Pulmonary, critical care and sleep medicine physicians evaluate a broad spectrum of chest and sleep disorders. Most common lungs problems include asthma, chronic obstructive pulmonary disease (COPD), pulmonary fibrosis, abnormal chest X-rays, lung mass/nodules, lung cancer. Common problems that are evaluated include shortness of breath, cough, chest pain, snoring, increased sleepiness and chronic fatigue. Sleep disorders that are often evaluated include obstructive sleep apnea [OSA], insomnia, hypersomnia, excessive daytime sleepiness, non-restorative sleep, and restless leg syndrome.
Our physicians also are on staff at the local hospitals which allow for continuity of care for our patients who are admitted to the inpatient floor and ICU (intensive care unit).
Our evaluation and management include but not limited to the following disorders:
- COPD (emphysema)
- Cystic fibrosis
- Pulmonary fibrosis
- Lung cancer
- Lung diseases caused by working conditions
- Lung infections (e.g. fungal infections)
- Pulmonary hypertension
- Sleep disorders
- Obstructive Sleep Apnea
- Shortness of Breath and difficulty with breathing
- Abnormal Chest Xray/Lung imaging
- Screening for lung cancer
Procedures that are conducted by our pulmonologist include sleep studies, pulmonary stress testing, bronchoscopy and pulmonary function testing.
Pulmonary Function Testing: This includes spirometry, lung volume by body plethysmograph, diffusion capacity and flow-volume curves.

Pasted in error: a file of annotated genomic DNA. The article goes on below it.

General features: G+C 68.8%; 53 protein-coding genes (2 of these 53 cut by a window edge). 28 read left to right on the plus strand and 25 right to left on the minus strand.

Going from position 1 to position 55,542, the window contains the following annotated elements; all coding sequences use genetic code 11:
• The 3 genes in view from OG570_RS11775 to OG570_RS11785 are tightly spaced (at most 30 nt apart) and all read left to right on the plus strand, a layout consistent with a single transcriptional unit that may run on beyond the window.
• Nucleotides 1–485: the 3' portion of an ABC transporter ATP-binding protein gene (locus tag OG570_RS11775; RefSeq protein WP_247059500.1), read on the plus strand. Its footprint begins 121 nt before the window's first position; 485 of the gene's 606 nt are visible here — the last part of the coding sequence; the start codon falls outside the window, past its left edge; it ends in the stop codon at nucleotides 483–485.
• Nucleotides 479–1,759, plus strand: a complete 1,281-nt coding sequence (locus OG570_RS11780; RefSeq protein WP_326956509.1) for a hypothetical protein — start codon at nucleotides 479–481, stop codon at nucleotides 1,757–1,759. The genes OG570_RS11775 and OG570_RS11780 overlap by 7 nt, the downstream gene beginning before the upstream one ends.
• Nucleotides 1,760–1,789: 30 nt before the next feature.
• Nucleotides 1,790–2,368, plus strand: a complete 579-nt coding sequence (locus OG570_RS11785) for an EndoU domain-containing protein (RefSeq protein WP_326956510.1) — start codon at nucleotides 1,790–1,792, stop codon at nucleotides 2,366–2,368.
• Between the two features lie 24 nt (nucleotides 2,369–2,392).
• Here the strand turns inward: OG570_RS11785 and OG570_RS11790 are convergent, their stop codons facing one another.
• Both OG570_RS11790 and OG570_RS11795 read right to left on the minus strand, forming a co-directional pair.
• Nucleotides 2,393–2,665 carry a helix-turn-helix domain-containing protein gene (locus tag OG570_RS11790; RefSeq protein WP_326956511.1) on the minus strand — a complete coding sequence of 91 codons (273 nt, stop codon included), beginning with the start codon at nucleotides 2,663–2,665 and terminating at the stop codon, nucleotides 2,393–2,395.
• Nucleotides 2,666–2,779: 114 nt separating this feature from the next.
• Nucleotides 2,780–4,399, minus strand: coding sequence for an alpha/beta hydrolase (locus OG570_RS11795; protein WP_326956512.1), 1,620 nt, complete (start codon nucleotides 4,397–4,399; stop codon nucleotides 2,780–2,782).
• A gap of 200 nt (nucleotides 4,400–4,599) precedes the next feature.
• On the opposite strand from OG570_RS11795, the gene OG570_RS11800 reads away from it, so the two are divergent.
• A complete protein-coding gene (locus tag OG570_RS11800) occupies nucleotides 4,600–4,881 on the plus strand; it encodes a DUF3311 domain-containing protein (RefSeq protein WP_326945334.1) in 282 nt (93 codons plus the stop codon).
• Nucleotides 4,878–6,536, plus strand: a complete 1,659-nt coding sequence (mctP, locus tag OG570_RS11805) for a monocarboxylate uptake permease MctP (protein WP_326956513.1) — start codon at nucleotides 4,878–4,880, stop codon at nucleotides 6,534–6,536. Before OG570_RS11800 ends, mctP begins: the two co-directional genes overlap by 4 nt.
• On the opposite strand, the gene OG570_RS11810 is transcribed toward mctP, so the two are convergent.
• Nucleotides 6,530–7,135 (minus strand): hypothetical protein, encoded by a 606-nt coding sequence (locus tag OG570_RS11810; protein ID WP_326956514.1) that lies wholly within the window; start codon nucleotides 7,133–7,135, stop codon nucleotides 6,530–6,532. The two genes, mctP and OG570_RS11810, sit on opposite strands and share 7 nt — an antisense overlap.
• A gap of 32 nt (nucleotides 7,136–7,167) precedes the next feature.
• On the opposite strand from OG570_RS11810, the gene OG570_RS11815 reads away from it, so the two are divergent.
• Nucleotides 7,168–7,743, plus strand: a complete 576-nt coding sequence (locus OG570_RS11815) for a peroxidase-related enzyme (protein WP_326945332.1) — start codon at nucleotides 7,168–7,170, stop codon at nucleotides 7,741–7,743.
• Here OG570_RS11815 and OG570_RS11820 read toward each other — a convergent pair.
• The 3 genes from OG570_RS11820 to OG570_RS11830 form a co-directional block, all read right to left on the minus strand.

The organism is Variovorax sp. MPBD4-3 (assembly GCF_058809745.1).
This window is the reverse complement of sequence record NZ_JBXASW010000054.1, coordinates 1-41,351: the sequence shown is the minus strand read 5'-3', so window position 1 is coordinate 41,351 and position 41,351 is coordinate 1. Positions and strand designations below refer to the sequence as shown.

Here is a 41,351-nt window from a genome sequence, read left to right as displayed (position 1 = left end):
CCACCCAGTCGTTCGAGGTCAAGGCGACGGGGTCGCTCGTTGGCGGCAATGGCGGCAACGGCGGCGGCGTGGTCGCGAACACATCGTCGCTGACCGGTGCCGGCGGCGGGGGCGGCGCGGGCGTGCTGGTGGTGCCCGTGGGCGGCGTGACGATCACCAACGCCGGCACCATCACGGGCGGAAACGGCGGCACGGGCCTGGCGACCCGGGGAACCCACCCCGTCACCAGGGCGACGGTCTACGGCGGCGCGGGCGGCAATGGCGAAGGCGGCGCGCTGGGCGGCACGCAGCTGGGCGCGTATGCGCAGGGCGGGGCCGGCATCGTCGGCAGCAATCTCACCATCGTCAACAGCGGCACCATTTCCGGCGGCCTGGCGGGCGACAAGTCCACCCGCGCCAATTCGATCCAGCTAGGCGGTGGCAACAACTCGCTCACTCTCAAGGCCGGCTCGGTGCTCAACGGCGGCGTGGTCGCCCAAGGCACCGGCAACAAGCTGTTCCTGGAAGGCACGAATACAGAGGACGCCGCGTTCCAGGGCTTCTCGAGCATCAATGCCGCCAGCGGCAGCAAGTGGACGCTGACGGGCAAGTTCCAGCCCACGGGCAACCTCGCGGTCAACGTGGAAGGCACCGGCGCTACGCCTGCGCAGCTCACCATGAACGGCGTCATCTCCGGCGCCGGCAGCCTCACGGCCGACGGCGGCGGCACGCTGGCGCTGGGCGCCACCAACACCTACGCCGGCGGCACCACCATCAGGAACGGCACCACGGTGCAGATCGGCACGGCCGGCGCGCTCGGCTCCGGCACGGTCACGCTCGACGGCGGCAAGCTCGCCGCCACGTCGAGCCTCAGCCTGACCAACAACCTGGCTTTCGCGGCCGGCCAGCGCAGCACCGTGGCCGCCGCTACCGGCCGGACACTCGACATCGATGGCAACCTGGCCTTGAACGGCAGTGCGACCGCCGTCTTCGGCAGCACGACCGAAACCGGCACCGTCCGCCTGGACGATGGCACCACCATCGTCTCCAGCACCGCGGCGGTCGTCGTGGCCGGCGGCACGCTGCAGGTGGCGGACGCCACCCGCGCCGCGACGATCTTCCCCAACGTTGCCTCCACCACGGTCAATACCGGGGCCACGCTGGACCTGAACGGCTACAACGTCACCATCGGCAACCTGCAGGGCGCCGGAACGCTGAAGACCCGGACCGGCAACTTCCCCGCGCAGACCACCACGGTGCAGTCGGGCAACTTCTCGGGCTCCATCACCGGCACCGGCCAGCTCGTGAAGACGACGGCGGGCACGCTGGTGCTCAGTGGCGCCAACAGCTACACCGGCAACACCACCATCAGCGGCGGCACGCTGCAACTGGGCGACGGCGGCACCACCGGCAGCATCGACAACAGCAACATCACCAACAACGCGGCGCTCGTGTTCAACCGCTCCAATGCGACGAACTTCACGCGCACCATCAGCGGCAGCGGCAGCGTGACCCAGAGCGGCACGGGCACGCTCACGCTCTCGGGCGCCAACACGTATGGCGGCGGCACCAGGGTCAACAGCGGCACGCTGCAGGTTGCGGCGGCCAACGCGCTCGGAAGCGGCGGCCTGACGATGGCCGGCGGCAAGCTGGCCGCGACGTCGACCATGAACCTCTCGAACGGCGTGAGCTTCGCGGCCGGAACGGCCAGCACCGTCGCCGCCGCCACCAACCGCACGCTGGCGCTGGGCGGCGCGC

Six minute walk test: Useful also for the diagnosis of shortness of breath and assessment of oxygen need.
Fully attended one or two night polysomnography [PSG] or sleep study: This is the test for obstructive sleep apnea. We have a fully functioning sleep lab with sleep study appointments readily available. Multiple sleep latency test [MSLT]. Diagnostic tool for narcolepsy.
A bronchoscope is a thin, flexible, lighted tube with a camera at one end. It is inserted through the nose (or mouth in some cases) so that pulmonologists can visually inspect the larynx (voice box), trachea (windpipe), and airways. Patients are usually sedated, but not "put to sleep" for a bronchoscopy procedure, which can be used to both diagnose and treat lung conditions.
As a diagnostic instrument, the bronchoscope allows pulmonologists to both visualize pathology (changes in the airway due to disease) and take samples that can be looked at under a microscope. Samples may be taken to confirm a diagnosis, such as cancer, or to help narrow down possible diagnoses. As a therapeutic instrument, the bronchoscope allows pulmonologists to deliver medications directly to the lungs, remove secretions that are causing blockages, cauterize bleeding blood vessels, and remove obvious anomalies.
Though bronchoscopy has been in use for decades, it has been continually refined and updated to improve its capabilities. At one point, bronchoscopy could only be used to investigate the large airways, leaving 90% of the lungs out of reach. The latest bronchoscopes employ radial probe endobronchial ultrasound (EBUS), navigation bronchoscopy, and virtual bronchoscopy to make it possible for pulmonologists to investigate 100% of lung tissue as well as some of the associated tissues that lie just beyond the lungs.
Pulmonary Function Testing
Pulmonary function tests (PFTs) are used to help diagnoses lung conditions like asthma, muscular dystrophy, and diseases caused by exposure to toxins. Pulmonary function tests are minimally invasive and require only that patients be able to cooperate and follow directions. The results of a PFT, which are interpreted by a pulmonologist, can provide information that can be used to both diagnose lung conditions and help manage them. PFTs can be performed on almost anyone.